There is no such thing as a one-photon-thick beam of light. … The number of photons in a light beam is more an indication of the beam’s brightness than of the beam’s width. … we could construct a light source that only emits one photon of light every second. But we discover that as soon as the photon travels out into free space, the single photon spreads out into a wave that has a non-zero width and acts just like a coherent beam containing trillions of photons. Therefore, even if a beam has a brightness of only one photon per second, it still travels and spreads out through space like any other light beam.
• Is it possible to directly measure the frequency of a single photon?
Here’s one answer:
It is not actually possible to directly measure the frequency of a single photon of light. This is because a single photon is going to behave more like a particle than a wave, and the concept of frequency (cycles or alternations per second) only applies to waves.
• How can a (single) photon have a “frequency”?
Cf. Is it possible to measure the frequency of a single photon?
As opposed to “a coherent signal which is the aggregate of many photons.”
Some answers use these methods:
A. Computations (indirect method)
where E = photon energy (measured), h = Planck constant, f = frequency
However, if you only have one photon to work with you can’t do it, because only the probability is determined. You would need to repeat the experiment with a large sample of identical photons to get the answer statistically.
So the correct way to do it is to measure the photon’s momentum, for example by colliding it with a target in zero gravity. The frequency of the photon is known to be proportional to the momentum, and the wavelength is inversely proportional.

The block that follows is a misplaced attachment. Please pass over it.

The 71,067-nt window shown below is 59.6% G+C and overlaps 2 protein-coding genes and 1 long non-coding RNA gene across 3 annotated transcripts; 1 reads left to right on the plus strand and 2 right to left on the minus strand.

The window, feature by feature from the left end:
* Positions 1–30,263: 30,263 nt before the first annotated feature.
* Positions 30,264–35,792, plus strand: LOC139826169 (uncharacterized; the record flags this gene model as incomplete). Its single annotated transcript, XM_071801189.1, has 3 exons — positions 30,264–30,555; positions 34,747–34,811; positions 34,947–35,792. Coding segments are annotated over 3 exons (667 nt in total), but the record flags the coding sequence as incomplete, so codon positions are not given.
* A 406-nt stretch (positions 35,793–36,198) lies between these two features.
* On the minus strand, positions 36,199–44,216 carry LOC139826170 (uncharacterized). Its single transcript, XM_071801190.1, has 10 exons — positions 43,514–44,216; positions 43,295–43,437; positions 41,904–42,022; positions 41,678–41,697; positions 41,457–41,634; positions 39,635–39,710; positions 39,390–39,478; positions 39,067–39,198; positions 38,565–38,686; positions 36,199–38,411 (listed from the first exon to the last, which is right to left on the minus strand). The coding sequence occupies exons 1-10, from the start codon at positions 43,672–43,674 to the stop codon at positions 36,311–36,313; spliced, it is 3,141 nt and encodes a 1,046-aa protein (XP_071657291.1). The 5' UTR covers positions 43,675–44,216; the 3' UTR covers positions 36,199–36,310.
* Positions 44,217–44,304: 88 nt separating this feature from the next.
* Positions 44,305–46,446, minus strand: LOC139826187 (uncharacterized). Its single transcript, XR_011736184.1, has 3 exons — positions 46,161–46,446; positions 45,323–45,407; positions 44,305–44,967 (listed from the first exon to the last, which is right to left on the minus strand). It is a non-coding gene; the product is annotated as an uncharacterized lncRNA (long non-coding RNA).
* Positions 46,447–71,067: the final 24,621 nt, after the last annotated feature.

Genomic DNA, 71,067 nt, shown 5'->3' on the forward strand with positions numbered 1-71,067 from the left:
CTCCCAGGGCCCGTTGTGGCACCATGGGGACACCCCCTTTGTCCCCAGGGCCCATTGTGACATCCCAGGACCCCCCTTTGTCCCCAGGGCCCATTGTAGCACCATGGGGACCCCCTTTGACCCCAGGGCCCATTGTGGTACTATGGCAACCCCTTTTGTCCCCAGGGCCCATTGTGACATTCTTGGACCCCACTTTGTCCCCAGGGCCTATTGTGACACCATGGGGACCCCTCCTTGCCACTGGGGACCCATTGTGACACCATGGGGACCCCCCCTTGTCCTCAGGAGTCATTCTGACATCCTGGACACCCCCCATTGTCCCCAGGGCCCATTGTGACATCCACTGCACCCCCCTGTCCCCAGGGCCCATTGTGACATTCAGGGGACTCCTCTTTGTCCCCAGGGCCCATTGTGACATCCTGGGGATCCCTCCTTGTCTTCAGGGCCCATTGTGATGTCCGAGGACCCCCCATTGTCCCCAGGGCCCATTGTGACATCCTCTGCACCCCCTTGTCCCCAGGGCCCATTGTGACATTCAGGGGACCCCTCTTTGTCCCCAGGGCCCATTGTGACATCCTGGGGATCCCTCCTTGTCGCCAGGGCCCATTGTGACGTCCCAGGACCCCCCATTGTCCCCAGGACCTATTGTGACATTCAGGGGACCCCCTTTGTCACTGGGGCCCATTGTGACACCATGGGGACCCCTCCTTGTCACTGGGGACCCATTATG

That takes place when the photon interacts with an electron in a photon detector. A photon has a certain kinetic energy which we can know about when that energy interacts with the electron; the difference between the two levels of energy emerges as a wave front which tells us the frequency of the photon at the moment of detection (interaction). It is commonly thought that the photon has a frequency and therefore a wavelength during transit from the EM field that launched it and the EM field that absorbs its kinetic energy, but that is not a right conception of the nature and structure [?] of a photon.
[This method, as incompletely visualized in a video (Aug 23, 2014), uses the notion of rapid beats blending together (as in a musical tone), perceived as a smooth tone (or single pulse). Topologically, a traveling photon (energy / wave packet) is akin to a moving toroid with a curved surface converging and diverging from a center point – tracing a 3D sinusoidal “tunnel.” Appearing classically (as simplified) like the topology of a nondescript point particle. The quantum field topology is essentially opaque until active in field interactions. At which point we’re “in the weeds” of relational quantum theory.]
Here’s another answer:
The classical electromagnetic wave is built out of [many] photons … So for a wave pulse [packet?] advancing smoothly in some direction, the oscillations inside the pulse correspond to the photon frequency and wavelength. Meanwhile the general movement of the pulse would be associated with the smooth movement of the particle. Quite different. So the photon itself doesn’t wiggle with the photon frequency, just the underlying abstract quantum field used to describe where we can find it.